Pregame introductions before game one of the MLB World Series game between the Yankees and Diamondbacks at Bank One Ballpark in Phoenix. Photo: Brian Bahr/Getty Images
[It's the tenth anniversary of the World Series between the Diamondbacks and the Yankees. The SnakePit wasn't around for it, but if we had been, this is what our recaps of the games would probably have been like...]
Four-time champions? They're vastly over-rated... The Yankees, who had won 16 of their last 17 World Series games coming into this series, were made to look very ordinary tonight by Curt Schilling, who gave up only three hits in seven innings. Meanwhile, the Diamondbacks took advantage of some Yankee gaffes, scored four runs in the third to break a 1-1 tie, and tacked on four more in the next inning. That ensured the first ever World Series game at Bank One Ballpark was a happy one for the crowd of 49,646 in attendance, the largest crowd ever.
Didn't seem that way early, as Schilling hit Derek Jeter with his fourth pitch of the evening, and then Bernie Williams doubled down the left-field line, with Jeter scoring all the way from first, with Luis Gonzalez bobbling the ball in the corner. You could almost hear the Yankees putting the champagne on ice. Not so fast, thank you very much. Our second batter, Craig Counsell, had only four home-runs in the entire regular season, but after his go-ahead three-run shot in Game 3 against Atlanta, he went deep for the second time with another crucial shot. "I think it was basically right down the middle. I think I put a good swing on it," said Counsell. No kidding.
The single biggest play in this victory was Gonzalez's two-run shot in the third, worth 16% to our chances, since it broke the tie. Mike Mussina hit Tony Womack; Counsell bunted him over, but Luis then rendered the exercise a bit pointless. Mussina missed his spot badly, leaving a pitch down and in, to Gonzo's happy place, and it went into the right-field bleachers. Maybe it'll get him hitting again, in what has been a frustrating first couple of rounds for Luis, where has hit .237. "The thing is not to show panic," he said. "You can't show frustration. It might be eating me up inside, but if you show that to the other team, you're beat. They've got you."
Tonight, however, it was Mussina who was got. Before the inning had ended, two more hits, a walk and a two-base error after the Yankees' right-fielder clanked a fly-ball of his glove,had given Arizona a four-run lead. That was it for Mussina: he had worked at least four innings in 73 of his previous 74 starts, going back to August 1999, but was done after three this evening. Reliever Randy Choate fared no better in the fourth, as the dose of runs was repeated, with five consecutive Diamondbacks reaching with two outs, helped by another New York error. Mark Grace had a twio-run double to cap things off, and Arizona were 9-1 up.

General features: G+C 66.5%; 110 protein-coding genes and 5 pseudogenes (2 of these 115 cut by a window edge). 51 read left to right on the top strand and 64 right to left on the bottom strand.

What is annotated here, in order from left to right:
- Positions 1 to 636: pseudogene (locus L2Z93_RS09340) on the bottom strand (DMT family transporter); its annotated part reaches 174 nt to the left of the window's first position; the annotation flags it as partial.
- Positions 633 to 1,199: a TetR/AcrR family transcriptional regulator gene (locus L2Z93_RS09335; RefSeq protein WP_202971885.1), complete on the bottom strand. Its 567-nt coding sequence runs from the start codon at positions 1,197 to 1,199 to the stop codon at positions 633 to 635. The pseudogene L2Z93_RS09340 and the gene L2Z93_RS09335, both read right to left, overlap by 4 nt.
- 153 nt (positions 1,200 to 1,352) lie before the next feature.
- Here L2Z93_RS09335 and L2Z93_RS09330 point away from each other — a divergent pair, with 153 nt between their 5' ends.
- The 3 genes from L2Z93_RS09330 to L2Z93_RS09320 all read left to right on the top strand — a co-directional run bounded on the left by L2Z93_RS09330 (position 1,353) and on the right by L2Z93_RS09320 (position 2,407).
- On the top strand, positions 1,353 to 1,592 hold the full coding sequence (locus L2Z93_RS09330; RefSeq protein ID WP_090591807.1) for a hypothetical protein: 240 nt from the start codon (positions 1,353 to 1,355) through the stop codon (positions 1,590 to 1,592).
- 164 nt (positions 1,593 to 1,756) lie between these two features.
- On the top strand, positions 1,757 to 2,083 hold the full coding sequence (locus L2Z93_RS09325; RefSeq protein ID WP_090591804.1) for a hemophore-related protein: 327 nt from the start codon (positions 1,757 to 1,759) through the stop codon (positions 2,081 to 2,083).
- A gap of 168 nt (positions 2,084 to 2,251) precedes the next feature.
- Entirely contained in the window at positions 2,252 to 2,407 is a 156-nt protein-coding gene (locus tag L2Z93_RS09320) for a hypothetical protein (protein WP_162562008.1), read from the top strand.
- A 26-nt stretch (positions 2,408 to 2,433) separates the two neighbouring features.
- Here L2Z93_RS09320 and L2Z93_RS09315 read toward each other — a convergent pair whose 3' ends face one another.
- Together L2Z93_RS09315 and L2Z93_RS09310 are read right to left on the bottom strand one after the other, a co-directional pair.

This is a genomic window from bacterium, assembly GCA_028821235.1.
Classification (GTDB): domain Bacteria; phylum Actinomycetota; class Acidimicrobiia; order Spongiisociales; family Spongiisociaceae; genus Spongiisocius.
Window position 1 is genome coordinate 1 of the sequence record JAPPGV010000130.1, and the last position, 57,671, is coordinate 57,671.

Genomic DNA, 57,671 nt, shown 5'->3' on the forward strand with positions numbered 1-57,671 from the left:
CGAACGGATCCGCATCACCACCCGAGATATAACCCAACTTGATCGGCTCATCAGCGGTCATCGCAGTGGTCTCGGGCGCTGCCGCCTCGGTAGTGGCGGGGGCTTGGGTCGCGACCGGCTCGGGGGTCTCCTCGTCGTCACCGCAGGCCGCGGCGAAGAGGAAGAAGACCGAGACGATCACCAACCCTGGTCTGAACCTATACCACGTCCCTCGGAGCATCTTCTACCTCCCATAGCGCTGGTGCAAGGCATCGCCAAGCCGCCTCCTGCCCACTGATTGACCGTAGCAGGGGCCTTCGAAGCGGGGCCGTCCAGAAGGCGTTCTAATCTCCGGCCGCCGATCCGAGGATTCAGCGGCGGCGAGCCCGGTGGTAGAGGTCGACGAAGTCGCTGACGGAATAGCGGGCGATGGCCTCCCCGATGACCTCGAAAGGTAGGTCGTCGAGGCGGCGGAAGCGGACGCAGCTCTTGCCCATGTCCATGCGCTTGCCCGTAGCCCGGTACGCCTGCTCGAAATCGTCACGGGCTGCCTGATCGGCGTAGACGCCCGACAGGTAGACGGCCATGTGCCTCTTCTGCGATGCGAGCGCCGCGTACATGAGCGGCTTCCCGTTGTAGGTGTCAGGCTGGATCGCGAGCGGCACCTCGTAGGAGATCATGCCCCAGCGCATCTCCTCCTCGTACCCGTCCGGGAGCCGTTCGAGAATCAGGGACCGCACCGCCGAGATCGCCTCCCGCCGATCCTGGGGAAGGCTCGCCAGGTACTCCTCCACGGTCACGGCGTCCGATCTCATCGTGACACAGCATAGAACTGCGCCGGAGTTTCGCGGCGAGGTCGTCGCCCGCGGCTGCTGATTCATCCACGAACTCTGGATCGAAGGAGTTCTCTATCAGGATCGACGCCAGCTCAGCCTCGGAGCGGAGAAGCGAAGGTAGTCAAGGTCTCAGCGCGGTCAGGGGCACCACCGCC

That was roughly eight times the lead Schilling needed. After a two-out double in the second, Curt retired 16 of the next 18 batters faced, and no Yankee got past first-base. At 102 pitches through seven, he was well within his limits, but there was no point over-stretching him, especially with the suggestion that he may well come back and start Game 4 in New York,. "The fact that we were able to keep down his pitch count will certainly make it a lot easier to bring him back on short rest.," commented Bob Brenly afterward, though he woukdn't be drawn beyond that.. Curt was...well, Curt: "I'm not possibly available. I'm available. This is the World Series."
That's good to hear, because Schilling, continued to be, literally, unbeatable. In his four starts this campaign, he is 4-0 with three complete games, while his October ERA rose to the terrible heights of 0.79 after tonight's outing. Oh,. and over those 34 innings, he has struck out 38 batters and walked just five. He had a very simple approach to tonight's game: "It's just one inning, one out, one pitch at a time. You're playing for all the marbles... You just go hitter to hitter, pitch to pitch and just focus on what you're doing and your pitches."
After he left the game, Mike Morgan - making his first World Series appearance at the age of 42 - and Greg Swindell came in for some light mop-up work. The former faced the minimum while the latter did walk a batter, but neither man allowed a hit. Certainly the Yankees seemed to have largely given up by that point, and the Diamondbacks didn't do much against the New York bullpen after the departure of Choate. We managed one base-runner after the fourth inning, with Sterling Hitchcock dealing impressively, striking out six Arizona hitters over three shutout frames. Fortunately, it really didn't matter much by then.
Yep, none. The only D-back in negative territory was Schilling at the plate, with -4.9%. This is what happens when every other D-back bar Womack had a hit. And even he reached base to lead-off the third, when the score was tied, so got +4% for that.. Can't get your World Series off to a better start than with every single player involved making a positive contribution. Comment of the night goes to, who else but Curt Schilling.
"The Yankees are who they are but that does not mean they are going beat us. We have a job to do and we deserve to be here just like they do."
Damn straight. Now it's time for Randy Johnson to step up, and see what he can do against Andy Pettitte at Bank One, when Game Two starts tomorrow night. I think Arizona have certainly shown that they are not going to be overawed, even with New York holding a 26-0 lead in World Series titles.